UTMB housekeeper Maxine Price got one of the 2,400 letters sent out to patients telling them about the possibility that their personal information had been compromised.
"I read it three times and had to sit down," she said. "I was shocked."
The letter from UTMB to select patients alerts them to a potential breach of some of their personal information, going on to say UTMB "regrets the incident occurred."
UTMB spokesperson Carolee King said, "It is a truly unfortunate situation and UTMB is regretful it happened to them, that it happened to us."
Authorities say Katina Rochelle Candrick was working as a contractor doing billing for another company on behalf of UTMB. She allegedly accessed patient information by computer in Dallas, from July though October of last year, getting Social Security numbers, dates of birth, credit card and bank account and other information from patients who used the UTMB system throughout the state.
A representative for that company, Med Assets, says Candrick used a fake identity to get her job with the company. Investigators say she took the job fully intending to get at patient information. UTMB's contract with Med Assets expired late last year. UTMB is no longer using that agency for billing issues.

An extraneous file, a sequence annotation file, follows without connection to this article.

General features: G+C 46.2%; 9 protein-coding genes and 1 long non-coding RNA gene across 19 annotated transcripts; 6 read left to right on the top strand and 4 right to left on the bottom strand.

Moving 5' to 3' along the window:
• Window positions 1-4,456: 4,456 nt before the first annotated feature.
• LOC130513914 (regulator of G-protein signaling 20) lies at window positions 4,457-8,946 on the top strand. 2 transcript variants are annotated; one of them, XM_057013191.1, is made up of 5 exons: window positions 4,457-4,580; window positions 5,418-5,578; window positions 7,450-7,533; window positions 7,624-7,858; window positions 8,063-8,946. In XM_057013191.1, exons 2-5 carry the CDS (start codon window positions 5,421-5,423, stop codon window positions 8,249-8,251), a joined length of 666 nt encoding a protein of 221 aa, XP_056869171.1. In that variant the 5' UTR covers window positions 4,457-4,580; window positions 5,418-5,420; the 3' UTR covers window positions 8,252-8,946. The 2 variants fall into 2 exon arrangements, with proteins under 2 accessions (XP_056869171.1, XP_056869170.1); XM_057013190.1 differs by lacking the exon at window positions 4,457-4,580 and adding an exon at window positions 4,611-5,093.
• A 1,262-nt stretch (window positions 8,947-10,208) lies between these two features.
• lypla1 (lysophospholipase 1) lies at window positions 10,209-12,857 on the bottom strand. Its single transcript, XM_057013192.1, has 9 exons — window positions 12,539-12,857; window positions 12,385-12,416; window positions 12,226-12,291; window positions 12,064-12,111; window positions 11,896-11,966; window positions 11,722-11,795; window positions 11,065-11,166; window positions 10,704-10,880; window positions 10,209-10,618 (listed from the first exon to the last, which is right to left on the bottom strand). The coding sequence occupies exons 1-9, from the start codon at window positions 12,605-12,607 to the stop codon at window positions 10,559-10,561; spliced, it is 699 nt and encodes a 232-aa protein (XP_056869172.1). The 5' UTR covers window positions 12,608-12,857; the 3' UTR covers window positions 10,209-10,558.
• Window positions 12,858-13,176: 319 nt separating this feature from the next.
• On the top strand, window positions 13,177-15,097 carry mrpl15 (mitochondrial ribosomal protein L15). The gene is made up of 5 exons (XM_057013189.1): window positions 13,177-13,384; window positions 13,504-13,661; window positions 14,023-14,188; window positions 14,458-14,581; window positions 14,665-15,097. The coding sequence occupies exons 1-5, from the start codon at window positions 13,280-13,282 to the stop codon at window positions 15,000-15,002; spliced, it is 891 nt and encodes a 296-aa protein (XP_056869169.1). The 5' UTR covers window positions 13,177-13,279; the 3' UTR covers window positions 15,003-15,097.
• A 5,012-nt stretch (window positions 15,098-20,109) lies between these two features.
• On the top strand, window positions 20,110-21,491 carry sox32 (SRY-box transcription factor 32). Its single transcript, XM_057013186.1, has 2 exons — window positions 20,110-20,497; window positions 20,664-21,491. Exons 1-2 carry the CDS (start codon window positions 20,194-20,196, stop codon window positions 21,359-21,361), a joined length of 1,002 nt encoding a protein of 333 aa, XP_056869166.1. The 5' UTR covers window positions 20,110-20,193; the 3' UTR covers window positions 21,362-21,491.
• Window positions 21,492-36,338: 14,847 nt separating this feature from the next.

King said, "I think good hiring practices include checking references."
For her part. this victim is trying to figure out if her identity was stolen and any of her money was spent.
"If I could get my hands on her, we'd have a nice little discussion," Price said.
A spokesperson for Med Assets says a background check was done on Candrick and that references were even checked. It's unclear why those checks didn't turn up Candrick's rap sheet, which includes a list of white collar crimes dating back to the early 90's. That spokesperson couldn't or wouldn't say.
Med Assets is offering to pay for identity theft protection for those whose information may have been stolen. The details on how to get is in the warning letters that were mailed out.
Patients are also being urged to monitor their credit card and bank accounts for any suspicious purchases. They can also place a fraud alert or security freeze with any of the three major nationwide consumer reporting companies, Equifax, Experian and Trans-Union, which requires creditors to contact you before anyone can open a new account or make changes to existing accounts. Remember, the law requires those three companies to give everyone a free copy of their credit report each year.